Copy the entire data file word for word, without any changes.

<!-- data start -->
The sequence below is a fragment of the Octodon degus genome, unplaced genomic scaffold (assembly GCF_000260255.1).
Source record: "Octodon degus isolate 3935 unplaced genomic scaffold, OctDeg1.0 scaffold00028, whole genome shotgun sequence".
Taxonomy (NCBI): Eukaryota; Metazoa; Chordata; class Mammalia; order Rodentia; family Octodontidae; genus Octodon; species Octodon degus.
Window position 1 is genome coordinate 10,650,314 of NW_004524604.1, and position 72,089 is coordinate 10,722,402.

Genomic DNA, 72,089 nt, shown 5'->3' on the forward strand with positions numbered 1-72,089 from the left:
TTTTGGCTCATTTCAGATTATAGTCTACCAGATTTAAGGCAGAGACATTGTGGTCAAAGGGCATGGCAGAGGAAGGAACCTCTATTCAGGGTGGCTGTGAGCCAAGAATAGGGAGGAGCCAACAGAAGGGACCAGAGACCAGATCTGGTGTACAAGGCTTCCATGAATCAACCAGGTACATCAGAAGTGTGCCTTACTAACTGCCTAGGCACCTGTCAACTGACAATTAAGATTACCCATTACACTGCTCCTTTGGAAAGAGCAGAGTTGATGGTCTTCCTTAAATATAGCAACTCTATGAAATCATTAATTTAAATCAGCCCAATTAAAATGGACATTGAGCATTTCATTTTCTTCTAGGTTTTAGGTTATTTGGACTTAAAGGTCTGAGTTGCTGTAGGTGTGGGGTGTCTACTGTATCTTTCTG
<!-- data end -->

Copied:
The sequence below is a fragment of the Octodon degus genome, unplaced genomic scaffold (assembly GCF_000260255.1).
Source record: "Octodon degus isolate 3935 unplaced genomic scaffold, OctDeg1.0 scaffold00028, whole genome shotgun sequence".
Taxonomy (NCBI): Eukaryota; Metazoa; Chordata; class Mammalia; order Rodentia; family Octodontidae; genus Octodon; species Octodon degus.
Window position 1 is genome coordinate 10,650,314 of NW_004524604.1, and position 72,089 is coordinate 10,722,402.

Genomic DNA, 72,089 nt, shown 5'->3' on the forward strand with positions numbered 1-72,089 from the left:
TTTTGGCTCATTTCAGATTATAGTCTACCAGATTTAAGGCAGAGACATTGTGGTCAAAGGGCATGGCAGAGGAAGGAACCTCTATTCAGGGTGGCTGTGAGCCAAGAATAGGGAGGAGCCAACAGAAGGGACCAGAGACCAGATCTGGTGTACAAGGCTTCCATGAATCAACCAGGTACATCAGAAGTGTGCCTTACTAACTGCCTAGGCACCTGTCAACTGACAATTAAGATTACCCATTACACTGCTCCTTTGGAAAGAGCAGAGTTGATGGTCTTCCTTAAATATAGCAACTCTATGAAATCATTAATTTAAATCAGCCCAATTAAAATGGACATTGAGCATTTCATTTTCTTCTAGGTTTTAGGTTATTTGGACTTAAAGGTCTGAGTTGCTGTAGGTGTGGGGTGTCTACTGTATCTTTCTG